from Wiktionary, Creative Commons Attribution/Share-Alike License

  • adj. of or pertaining to Numidia or its inhabitants
  • n. an inhabitant of Numidia
  • proper n. a variety of Berber spoken by the people of Numidia


Sorry, no etymologies found.


  • Second American "Al-Qaeda" Woman Arrested in "Jihad Jane" Terror Plot, Released Same Day O Deserto Não é Silente/The Desert is Not Silent Mosaic News - 3/2/10: World News From The Middle East Switzerland: Muslims Contemplate Kadhafi´s jihad call The Numidian civilisation - Amazigh (berber) history. - Articles related to Libya enters in economic war with Switzerland

  • They had never been carried away by the Donatist schism; they were people very obstinate in their convictions -- a character quite as frequent in Africa as its opposite, the kind of Numidian or Moor, who is versatile and flighty.

    Saint Augustin

  • The walls were paneled throughout with wood, save for a base of red Numidian marble, the panels being enclosed between pilasters supporting a finely modeled cornice.

    Inside the White House | Edwardian Promenade

  • Spectacular Numidian, Carthaginian, Roman, Byzantine, Ottoman and French ruins and sites appeal to the most sophisticated travelers.

    Judie Fein: Why You Should Travel to Tunisia

  • Thus the novel follows the Carthaginian foot soldier, Imco Vaca, and also tells of a Numidian horseman, Tusselo, and of a Greek scribe, Silenus, and of the camp follower,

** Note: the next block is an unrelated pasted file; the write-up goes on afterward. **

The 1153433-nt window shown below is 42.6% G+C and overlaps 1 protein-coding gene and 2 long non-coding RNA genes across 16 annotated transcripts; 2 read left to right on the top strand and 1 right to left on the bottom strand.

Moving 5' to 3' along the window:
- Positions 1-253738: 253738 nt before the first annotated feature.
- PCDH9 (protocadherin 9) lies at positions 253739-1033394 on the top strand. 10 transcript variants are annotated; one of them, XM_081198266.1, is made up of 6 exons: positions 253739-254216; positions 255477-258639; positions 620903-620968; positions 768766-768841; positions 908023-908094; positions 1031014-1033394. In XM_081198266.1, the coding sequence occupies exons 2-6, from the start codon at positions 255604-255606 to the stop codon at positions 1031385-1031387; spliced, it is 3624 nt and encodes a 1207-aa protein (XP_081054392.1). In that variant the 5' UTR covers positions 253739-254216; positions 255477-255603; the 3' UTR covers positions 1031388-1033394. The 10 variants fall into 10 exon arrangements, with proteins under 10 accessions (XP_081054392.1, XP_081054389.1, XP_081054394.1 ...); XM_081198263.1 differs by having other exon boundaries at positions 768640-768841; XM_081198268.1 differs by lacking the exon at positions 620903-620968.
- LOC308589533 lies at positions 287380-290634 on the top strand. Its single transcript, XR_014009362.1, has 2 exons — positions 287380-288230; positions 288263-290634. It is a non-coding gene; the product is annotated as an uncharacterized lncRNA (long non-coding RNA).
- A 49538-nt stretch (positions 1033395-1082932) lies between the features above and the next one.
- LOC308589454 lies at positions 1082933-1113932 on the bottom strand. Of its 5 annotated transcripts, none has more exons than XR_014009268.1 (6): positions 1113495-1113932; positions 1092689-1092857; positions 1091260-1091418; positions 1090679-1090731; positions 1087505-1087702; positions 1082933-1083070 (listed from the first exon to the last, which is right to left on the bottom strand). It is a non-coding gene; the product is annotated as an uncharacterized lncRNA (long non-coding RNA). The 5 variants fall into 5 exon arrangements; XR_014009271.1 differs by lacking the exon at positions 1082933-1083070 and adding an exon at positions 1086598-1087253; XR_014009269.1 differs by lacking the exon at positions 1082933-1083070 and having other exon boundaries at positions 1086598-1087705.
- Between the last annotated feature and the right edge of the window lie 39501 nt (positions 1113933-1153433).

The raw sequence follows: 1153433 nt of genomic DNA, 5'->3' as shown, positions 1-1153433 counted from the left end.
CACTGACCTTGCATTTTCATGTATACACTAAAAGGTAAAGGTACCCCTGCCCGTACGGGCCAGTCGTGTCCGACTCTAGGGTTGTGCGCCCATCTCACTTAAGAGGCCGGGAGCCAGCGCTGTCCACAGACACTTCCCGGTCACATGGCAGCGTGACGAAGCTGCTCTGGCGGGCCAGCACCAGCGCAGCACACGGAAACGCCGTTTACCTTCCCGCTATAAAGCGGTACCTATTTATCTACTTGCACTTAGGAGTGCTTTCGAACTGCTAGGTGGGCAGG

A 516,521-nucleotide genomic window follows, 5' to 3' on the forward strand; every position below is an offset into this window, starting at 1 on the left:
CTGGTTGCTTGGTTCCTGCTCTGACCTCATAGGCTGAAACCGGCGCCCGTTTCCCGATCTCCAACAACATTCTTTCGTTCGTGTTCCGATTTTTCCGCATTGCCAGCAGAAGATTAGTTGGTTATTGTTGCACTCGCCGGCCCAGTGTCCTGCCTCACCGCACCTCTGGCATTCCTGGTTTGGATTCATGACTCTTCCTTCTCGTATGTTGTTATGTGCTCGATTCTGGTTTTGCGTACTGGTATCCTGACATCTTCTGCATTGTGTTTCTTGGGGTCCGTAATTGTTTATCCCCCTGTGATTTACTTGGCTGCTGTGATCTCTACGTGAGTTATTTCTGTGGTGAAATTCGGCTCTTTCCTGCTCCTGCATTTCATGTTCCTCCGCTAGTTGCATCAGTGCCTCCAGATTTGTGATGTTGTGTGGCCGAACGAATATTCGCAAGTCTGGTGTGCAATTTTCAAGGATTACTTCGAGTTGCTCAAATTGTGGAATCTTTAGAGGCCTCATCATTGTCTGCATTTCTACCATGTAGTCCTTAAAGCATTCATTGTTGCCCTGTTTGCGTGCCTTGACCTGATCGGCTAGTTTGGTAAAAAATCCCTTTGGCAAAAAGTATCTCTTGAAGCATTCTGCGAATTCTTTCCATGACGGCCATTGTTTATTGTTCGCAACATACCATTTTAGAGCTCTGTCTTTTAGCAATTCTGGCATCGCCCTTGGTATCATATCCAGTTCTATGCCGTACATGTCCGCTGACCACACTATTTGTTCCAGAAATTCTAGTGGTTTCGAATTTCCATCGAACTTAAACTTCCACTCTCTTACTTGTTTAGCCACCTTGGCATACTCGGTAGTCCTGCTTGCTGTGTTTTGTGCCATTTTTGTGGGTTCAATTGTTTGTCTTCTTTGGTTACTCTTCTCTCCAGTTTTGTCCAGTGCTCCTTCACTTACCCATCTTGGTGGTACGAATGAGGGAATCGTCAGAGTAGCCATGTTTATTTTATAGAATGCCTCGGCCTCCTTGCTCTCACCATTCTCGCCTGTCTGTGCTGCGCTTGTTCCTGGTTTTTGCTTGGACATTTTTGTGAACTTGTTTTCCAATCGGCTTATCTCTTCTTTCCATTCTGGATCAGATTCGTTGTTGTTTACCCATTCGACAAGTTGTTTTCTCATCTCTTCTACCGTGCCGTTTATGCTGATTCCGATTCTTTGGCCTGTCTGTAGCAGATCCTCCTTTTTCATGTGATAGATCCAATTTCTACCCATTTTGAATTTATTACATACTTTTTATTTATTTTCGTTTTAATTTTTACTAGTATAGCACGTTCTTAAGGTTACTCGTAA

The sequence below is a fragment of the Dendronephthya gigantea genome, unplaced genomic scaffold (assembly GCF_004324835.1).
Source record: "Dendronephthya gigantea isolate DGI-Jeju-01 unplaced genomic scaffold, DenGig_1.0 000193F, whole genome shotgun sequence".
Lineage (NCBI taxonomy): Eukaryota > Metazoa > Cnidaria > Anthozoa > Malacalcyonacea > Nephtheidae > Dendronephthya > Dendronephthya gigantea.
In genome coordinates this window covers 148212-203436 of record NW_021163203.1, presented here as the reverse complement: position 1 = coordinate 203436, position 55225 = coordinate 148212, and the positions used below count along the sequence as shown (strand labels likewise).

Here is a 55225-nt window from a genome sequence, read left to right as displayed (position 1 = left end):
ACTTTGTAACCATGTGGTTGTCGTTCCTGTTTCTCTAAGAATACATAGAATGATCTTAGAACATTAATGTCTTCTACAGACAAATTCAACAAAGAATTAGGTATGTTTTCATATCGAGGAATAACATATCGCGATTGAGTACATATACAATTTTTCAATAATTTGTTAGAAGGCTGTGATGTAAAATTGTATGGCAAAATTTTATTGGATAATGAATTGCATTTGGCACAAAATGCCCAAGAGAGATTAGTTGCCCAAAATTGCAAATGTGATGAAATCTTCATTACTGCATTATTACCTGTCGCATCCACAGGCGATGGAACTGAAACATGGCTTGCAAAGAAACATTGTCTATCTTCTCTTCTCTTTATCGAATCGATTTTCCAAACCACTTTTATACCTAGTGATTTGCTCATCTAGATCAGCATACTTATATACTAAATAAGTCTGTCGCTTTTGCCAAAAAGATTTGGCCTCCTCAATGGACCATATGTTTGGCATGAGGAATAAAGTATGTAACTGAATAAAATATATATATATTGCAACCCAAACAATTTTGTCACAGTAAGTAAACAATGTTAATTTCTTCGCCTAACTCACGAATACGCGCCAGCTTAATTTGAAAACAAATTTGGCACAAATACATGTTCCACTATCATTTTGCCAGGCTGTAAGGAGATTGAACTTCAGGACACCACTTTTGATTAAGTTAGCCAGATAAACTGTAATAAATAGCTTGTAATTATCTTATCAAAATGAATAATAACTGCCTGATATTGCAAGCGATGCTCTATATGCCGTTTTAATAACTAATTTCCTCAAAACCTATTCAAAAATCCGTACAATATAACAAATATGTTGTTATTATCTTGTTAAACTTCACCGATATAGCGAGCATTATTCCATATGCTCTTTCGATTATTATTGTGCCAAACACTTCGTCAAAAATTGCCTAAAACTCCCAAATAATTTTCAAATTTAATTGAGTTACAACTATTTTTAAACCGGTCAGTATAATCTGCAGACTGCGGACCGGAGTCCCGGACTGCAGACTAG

David Durham explains his interest in Hannibal and refutes the historical concept of him as a brutish barbarian.

  • It drew gasps and a round of applause all to itself, as well it might, for it was carved from Numidian ivory, and had cost over a hundred thousand sesterces “Macedonia will pay!”


  • In the East Room the Numidian marble dado, marbleized with white and gray paint was also stripped.

    Michael Henry Adams: Might the Obamas Restore Lost White House Glory?

  • Take Jugurtha, charismatic king of Numidia modern Algeria, whose armies humiliated the Romans for six years before the Romans finally captured him in 106 B.C. Years earlier, in 134 B.C., he commanded the Numidian cavalry in a Roman army fighting rebels in Spainan education for him in Roman ways.

    The Spartacus War

  • Numidian Nobility present, render'd him their grateful


  • Numidian Nobles, accompany'd them; among the rest, the Prince was pleas'd to oblige me to go along with 'em, as a Sharer of their Happiness, who had been a Partner in their Misfortunes.



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